BOX 4-3

Selected Examples of PEPFAR-Supported Activities Aimed at Preventing Mother-to-Child Transmission

In Kenya, PEPFAR-supported programs are adopting a family approach to reduce stigma, increase uptake of services, and improve adherence to ART through couples counseling and testing, male involvement, and community-based promotion of HIV care. In addition, pregnant women with World Health Organization (WHO) stage III and IV disease will be referred to comprehensive care centers for ART as a strategy for preventing mother-to-child transmission; these services will be provided in provincial, district, and high-volume health centers.

In Rwanda, PEPFAR is supporting the national program through interpersonal and mass media communications that promote early antenatal clinic attendance, delivery in health care facilities, safe infant feeding practices, early infant diagnosis, and male involvement.

In Nigeria, PEPFAR is supporting antenatal services, laboratories, and training of personnel involved in counseling and testing and obstetric and gynecologic services at designated hospitals. PEPFAR funding also covers the procurement of prophylactic antiretroviral medications and breastmilk substitutes, as well as the costs of laboratory tests for diagnosis and monitoring.

In Botswana, PEPFAR is supporting the expansion of psychosocial support services for women who are HIV-positive, their partners, and their families that include encouraging partners to be tested. This multicomponent project also supports a peer-counseling program, trains counselors to promote adherence to ART, offers support services to other people living with HIV/AIDS who are receiving ART, and links between ART programs and programs focused on prevention of mother-to-child transmission.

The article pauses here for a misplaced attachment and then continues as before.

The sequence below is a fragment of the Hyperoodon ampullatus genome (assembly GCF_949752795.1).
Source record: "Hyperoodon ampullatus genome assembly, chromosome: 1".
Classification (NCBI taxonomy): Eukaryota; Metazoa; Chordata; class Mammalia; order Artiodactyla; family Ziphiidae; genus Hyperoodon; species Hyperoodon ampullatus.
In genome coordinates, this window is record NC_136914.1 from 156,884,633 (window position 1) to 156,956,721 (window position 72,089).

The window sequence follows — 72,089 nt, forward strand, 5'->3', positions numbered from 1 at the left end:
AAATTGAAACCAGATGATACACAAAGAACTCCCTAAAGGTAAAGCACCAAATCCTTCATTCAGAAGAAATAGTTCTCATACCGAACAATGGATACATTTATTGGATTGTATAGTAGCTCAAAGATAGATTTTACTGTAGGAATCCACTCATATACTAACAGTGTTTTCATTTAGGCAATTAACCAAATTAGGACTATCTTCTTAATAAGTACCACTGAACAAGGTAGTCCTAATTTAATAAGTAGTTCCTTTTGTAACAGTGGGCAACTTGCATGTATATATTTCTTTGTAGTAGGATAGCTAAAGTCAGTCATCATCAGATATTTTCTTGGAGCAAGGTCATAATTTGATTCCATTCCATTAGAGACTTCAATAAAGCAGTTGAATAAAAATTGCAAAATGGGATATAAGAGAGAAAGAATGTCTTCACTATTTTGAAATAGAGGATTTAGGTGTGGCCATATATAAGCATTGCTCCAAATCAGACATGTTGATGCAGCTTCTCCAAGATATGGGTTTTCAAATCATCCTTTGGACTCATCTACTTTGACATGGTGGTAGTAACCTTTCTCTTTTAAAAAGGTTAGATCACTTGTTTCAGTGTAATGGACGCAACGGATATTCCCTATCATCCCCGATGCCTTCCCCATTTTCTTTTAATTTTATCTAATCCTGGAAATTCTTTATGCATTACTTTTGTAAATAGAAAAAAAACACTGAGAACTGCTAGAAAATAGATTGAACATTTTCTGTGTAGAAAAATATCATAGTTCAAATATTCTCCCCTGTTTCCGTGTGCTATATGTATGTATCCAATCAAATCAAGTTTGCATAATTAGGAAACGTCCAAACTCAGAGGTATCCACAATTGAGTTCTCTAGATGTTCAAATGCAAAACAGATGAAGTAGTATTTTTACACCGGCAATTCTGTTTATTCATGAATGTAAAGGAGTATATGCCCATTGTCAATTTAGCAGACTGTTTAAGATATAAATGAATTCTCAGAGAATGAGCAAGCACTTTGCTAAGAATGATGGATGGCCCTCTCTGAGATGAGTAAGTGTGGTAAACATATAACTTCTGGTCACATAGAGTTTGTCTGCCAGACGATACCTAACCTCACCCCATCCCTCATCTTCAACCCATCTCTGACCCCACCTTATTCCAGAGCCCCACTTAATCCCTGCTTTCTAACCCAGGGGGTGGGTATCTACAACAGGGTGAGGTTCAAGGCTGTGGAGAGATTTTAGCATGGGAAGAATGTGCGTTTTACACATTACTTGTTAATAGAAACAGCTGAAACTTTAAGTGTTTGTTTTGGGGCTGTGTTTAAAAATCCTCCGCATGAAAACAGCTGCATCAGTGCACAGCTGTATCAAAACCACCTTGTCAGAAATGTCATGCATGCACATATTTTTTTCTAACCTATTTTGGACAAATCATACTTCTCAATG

SOURCE: OGAC, 2006c.

According to OGAC, since the start of the program, PEPFAR has supported services to women during 6 million pregnancies to prevent mother-to-child transmission of HIV; and more than 533,000 of these women received antiretroviral prophylaxis. Overall, in the focus countries the proportion of eligible women who are receiving services to prevent mother-to-child transmission has increased from 2004 to 2006. Specifically, the proportion of eligible pregnant women receiving services such as counseling and testing has increased from 7 to 16 percent, and the proportion of HIV-positive pregnant women receiving antiretroviral prophylaxis has increased from 9 to 21 percent (OGAC, 2007).

Prevention of mother-to-child transmission is the only subcategory of prevention activities that has specific targets per country per year. Yet it is unclear how PEPFAR will factor these results into the model being used to



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